Rare Parasites That Mimic Cancer Make Their Way Across the Border, If You Live Near a Dog Read This


A rare, potentially deadly parasitic disease that’s endemic to Europe and Asia has been rising in Canada, underscoring the importance of strong border security.

Alveolar echinococcosis, a disease caused by the tapeworm Echinococcus multilocularis, was likely brought over to North America by dogs from Europe, according to Gizmodo.

Domestic dogs and wild canines such as coyotes are the preferred carriers of this dangerous parasite, but humans could also become infected through their interactions with their pets, so dog owners should be on alert.

Fortunately, scientists say it is rare for humans to contract alveolar echinococcosis.

“These worms can infect several species of mammals, but their definitive hosts (hosts for their adult and sexually reproductive stage of life) are wild canines and domestic dogs,” Gizmodo reported.

Investigators Find Cause of Fatal Roller Coaster Derailment: 'We Will Make Sure Something Like This Will Never Happen Again'

“People are usually infected through the ingestion of microscopic eggs from eating contaminated food or handling other infected animals, and we then become a dead end for the tapeworm.”

It can take years for the disease to become symptomatic — but when it does, it often mimics liver cancer.

The potentially fatal parasite can be treated through surgery and/or a life-long course of anti-parasitic drugs.

Before the 2010s, there were only two documented cases of human AE in North America, according to Gizmodo — one in 1928 in Manitoba, Canada, and another in 1977 in Minnesota.

Are you worried this disease could spread in the U.S.?

However, between 2013 and 2020, scientists documented 17 cases of human alveolar echinococcosis in Alberta alone, according to the March issue of the American Journal of Tropical Medicine and Hygiene.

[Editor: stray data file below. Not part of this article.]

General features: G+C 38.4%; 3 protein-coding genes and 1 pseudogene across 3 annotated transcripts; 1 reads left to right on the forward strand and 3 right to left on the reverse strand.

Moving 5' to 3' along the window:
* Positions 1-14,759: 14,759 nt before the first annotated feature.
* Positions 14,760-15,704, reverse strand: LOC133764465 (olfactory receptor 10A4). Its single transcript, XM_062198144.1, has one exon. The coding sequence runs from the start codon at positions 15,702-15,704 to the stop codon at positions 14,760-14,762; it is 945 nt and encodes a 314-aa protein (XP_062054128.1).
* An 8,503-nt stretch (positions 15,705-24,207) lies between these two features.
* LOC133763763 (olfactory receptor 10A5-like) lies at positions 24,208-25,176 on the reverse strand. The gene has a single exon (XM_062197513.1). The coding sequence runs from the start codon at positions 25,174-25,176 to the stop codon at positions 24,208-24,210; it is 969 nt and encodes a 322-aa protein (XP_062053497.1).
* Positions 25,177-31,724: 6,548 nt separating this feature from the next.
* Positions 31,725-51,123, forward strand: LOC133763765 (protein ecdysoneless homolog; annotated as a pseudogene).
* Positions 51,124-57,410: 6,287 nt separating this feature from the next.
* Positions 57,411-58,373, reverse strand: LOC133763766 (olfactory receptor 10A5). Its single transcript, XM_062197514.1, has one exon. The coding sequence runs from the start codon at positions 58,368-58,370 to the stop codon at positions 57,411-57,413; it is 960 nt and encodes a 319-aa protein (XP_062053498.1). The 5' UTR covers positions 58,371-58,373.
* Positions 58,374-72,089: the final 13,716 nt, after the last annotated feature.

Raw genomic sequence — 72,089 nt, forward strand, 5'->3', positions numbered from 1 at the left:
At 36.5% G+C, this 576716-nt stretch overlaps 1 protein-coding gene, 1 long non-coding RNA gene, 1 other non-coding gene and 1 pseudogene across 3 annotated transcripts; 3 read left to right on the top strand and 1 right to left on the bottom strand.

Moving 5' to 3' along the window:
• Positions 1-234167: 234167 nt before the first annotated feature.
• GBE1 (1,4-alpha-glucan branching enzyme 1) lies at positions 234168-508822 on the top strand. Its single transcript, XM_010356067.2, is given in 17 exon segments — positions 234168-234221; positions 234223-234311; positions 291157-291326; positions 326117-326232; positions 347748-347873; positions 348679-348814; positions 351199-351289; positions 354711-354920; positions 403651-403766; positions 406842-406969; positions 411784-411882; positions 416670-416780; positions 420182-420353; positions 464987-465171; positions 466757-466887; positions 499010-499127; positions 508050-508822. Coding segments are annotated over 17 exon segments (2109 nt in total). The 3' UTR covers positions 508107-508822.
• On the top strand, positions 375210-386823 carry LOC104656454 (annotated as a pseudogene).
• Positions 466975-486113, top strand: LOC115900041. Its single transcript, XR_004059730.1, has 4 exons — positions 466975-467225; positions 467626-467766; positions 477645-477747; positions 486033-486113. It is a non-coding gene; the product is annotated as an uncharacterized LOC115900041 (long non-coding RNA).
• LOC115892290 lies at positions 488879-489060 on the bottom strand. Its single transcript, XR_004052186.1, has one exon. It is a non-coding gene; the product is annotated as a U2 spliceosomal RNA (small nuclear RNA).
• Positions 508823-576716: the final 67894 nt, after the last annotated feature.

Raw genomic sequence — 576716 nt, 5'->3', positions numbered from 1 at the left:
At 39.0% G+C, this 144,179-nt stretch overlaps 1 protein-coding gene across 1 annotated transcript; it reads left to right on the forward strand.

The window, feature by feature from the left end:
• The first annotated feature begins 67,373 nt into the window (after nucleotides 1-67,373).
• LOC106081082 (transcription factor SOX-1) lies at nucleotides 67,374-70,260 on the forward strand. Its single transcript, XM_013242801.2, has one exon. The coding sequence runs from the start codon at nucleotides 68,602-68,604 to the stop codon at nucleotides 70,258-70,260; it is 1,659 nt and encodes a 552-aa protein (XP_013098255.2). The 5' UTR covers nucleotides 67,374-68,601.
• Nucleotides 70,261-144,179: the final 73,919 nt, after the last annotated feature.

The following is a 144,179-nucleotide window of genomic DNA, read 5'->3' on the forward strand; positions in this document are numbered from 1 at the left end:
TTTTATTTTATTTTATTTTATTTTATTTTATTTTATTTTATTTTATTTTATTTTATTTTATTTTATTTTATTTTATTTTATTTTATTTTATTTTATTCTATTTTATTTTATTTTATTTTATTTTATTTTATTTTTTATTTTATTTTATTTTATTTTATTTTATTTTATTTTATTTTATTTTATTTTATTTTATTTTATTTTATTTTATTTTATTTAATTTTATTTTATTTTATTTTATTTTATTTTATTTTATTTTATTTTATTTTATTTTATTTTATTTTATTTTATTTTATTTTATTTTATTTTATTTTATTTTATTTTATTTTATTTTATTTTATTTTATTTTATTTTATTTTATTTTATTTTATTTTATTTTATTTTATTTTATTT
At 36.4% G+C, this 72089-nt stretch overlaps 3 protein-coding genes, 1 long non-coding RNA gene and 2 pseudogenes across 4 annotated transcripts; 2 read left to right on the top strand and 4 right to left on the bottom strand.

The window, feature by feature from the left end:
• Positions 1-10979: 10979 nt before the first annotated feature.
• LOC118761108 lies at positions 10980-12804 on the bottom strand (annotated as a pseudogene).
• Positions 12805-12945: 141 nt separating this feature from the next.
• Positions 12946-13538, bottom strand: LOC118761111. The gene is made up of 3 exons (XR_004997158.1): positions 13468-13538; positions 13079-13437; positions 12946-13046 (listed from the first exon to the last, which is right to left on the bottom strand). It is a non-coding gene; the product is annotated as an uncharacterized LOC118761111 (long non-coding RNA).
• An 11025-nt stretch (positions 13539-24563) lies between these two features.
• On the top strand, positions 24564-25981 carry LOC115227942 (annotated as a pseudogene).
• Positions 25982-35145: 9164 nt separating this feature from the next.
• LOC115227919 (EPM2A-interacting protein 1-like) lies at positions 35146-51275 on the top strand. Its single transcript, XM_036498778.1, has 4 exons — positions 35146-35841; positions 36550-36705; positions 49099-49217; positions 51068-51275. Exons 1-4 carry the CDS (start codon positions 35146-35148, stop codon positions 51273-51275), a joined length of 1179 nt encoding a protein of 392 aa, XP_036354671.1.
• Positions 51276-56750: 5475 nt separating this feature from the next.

All of the patients were treated with anti-parasitic drugs, which are used when surgery alone can’t remove the tumor-like growths. One person died of surgical complications. Most of the patients owned dogs.

While Alberta is currently the hotspot for this parasitic tapeworm, two human cases were recently reported in the United States.

Dr. Stan Houston, a physician and infectious diseases professor at the University of Alberta, told Gizmodo that human AE does not appear to be a major danger to Americans so far.

He recommended washing your hands after interacting with your dog, especially if you live in an outdoorsy area where coyotes abound.

Bombshell New Report Reveals Details of Dog Attacks in Biden's WH

Houston explained that “what we know so far suggests that the parasite has been remarkably successful, achieving considerably higher prevalence in Alberta coyotes than in its natural reservoir, the red fox in Europe.”

He added: “It is unequivocally new as a human disease in the Western Hemisphere. The explanation very clearly seems to be the introduction of the more virulent European strain of the parasite into our wildlife ecology.”

Fortunately for Americans, Canada is keeping its borders closed to the United States until 75 percent of Canadians are fully vaccinated against the coronavirus.

Currently, less than 20 percent of Canadians have received both injections, so the country has a long way to go to meet its vaccination target.

Canada closed its border to most travel in March 2020, when COVID-19 was declared a global pandemic. This was a wise decision the country made to protect its citizens.

It would be nice if American lawmakers cared as much about their citizens as the Canadians do.

Unlike Canada’s leaders, many Democrats cheerfully encourage caravans of unvaccinated, maskless illegal aliens to flood the southern border every day.

Now, in addition to worrying about migrants spreading the coronavirus, there’s a cancer-mimicking parasitic disease to be on the lookout for. Under the disastrous Biden administration, it seems that every month goes from bad to worse.

Truth and Accuracy

Submit a Correction →

We are committed to truth and accuracy in all of our journalism. Read our editorial standards.

, , , , , ,